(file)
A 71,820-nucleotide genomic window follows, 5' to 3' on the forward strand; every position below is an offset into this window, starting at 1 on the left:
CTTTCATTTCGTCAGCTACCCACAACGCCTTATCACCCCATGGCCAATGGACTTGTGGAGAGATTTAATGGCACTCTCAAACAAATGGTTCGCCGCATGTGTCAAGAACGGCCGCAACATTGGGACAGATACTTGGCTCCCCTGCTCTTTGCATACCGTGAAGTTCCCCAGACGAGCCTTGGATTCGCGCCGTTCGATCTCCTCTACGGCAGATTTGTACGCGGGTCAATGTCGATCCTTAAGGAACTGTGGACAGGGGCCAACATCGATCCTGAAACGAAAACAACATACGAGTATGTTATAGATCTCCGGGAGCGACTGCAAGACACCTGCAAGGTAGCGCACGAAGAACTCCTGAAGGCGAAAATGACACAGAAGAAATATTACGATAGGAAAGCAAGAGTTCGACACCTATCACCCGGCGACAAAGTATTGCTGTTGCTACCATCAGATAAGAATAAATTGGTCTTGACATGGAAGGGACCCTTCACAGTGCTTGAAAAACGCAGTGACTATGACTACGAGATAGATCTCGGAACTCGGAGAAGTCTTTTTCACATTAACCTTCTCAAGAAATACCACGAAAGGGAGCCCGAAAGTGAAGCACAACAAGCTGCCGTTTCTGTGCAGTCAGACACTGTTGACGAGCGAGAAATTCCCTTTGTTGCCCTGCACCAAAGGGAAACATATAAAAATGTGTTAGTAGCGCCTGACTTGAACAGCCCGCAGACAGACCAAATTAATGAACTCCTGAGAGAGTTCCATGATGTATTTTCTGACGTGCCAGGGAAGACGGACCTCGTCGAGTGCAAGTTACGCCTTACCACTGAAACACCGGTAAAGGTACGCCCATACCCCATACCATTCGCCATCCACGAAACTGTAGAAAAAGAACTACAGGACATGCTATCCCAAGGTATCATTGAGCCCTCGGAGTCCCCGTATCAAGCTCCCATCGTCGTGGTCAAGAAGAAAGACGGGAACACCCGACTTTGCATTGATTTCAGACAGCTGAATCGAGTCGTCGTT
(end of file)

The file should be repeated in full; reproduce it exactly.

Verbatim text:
A 71,820-nucleotide genomic window follows, 5' to 3' on the forward strand; every position below is an offset into this window, starting at 1 on the left:
CTTTCATTTCGTCAGCTACCCACAACGCCTTATCACCCCATGGCCAATGGACTTGTGGAGAGATTTAATGGCACTCTCAAACAAATGGTTCGCCGCATGTGTCAAGAACGGCCGCAACATTGGGACAGATACTTGGCTCCCCTGCTCTTTGCATACCGTGAAGTTCCCCAGACGAGCCTTGGATTCGCGCCGTTCGATCTCCTCTACGGCAGATTTGTACGCGGGTCAATGTCGATCCTTAAGGAACTGTGGACAGGGGCCAACATCGATCCTGAAACGAAAACAACATACGAGTATGTTATAGATCTCCGGGAGCGACTGCAAGACACCTGCAAGGTAGCGCACGAAGAACTCCTGAAGGCGAAAATGACACAGAAGAAATATTACGATAGGAAAGCAAGAGTTCGACACCTATCACCCGGCGACAAAGTATTGCTGTTGCTACCATCAGATAAGAATAAATTGGTCTTGACATGGAAGGGACCCTTCACAGTGCTTGAAAAACGCAGTGACTATGACTACGAGATAGATCTCGGAACTCGGAGAAGTCTTTTTCACATTAACCTTCTCAAGAAATACCACGAAAGGGAGCCCGAAAGTGAAGCACAACAAGCTGCCGTTTCTGTGCAGTCAGACACTGTTGACGAGCGAGAAATTCCCTTTGTTGCCCTGCACCAAAGGGAAACATATAAAAATGTGTTAGTAGCGCCTGACTTGAACAGCCCGCAGACAGACCAAATTAATGAACTCCTGAGAGAGTTCCATGATGTATTTTCTGACGTGCCAGGGAAGACGGACCTCGTCGAGTGCAAGTTACGCCTTACCACTGAAACACCGGTAAAGGTACGCCCATACCCCATACCATTCGCCATCCACGAAACTGTAGAAAAAGAACTACAGGACATGCTATCCCAAGGTATCATTGAGCCCTCGGAGTCCCCGTATCAAGCTCCCATCGTCGTGGTCAAGAAGAAAGACGGGAACACCCGACTTTGCATTGATTTCAGACAGCTGAATCGAGTCGTCGTT